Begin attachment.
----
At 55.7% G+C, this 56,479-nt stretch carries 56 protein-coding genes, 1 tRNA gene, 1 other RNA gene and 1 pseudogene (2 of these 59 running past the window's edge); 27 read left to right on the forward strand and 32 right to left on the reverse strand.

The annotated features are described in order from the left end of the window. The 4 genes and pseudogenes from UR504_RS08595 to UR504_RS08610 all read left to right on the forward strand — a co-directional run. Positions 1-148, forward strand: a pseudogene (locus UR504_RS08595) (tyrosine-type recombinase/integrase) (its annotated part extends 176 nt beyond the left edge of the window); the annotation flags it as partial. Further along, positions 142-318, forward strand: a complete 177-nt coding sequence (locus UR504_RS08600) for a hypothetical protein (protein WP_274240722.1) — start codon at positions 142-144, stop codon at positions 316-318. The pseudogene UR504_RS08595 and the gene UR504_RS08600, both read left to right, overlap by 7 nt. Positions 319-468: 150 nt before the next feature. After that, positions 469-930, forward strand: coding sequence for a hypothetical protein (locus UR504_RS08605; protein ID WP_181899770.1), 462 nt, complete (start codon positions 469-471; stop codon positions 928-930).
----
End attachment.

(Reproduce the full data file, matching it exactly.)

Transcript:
At 55.7% G+C, this 56,479-nt stretch carries 56 protein-coding genes, 1 tRNA gene, 1 other RNA gene and 1 pseudogene (2 of these 59 running past the window's edge); 27 read left to right on the forward strand and 32 right to left on the reverse strand.

The annotated features are described in order from the left end of the window. The 4 genes and pseudogenes from UR504_RS08595 to UR504_RS08610 all read left to right on the forward strand — a co-directional run. Positions 1-148, forward strand: a pseudogene (locus UR504_RS08595) (tyrosine-type recombinase/integrase) (its annotated part extends 176 nt beyond the left edge of the window); the annotation flags it as partial. Further along, positions 142-318, forward strand: a complete 177-nt coding sequence (locus UR504_RS08600) for a hypothetical protein (protein WP_274240722.1) — start codon at positions 142-144, stop codon at positions 316-318. The pseudogene UR504_RS08595 and the gene UR504_RS08600, both read left to right, overlap by 7 nt. Positions 319-468: 150 nt before the next feature. After that, positions 469-930, forward strand: coding sequence for a hypothetical protein (locus UR504_RS08605; protein ID WP_181899770.1), 462 nt, complete (start codon positions 469-471; stop codon positions 928-930).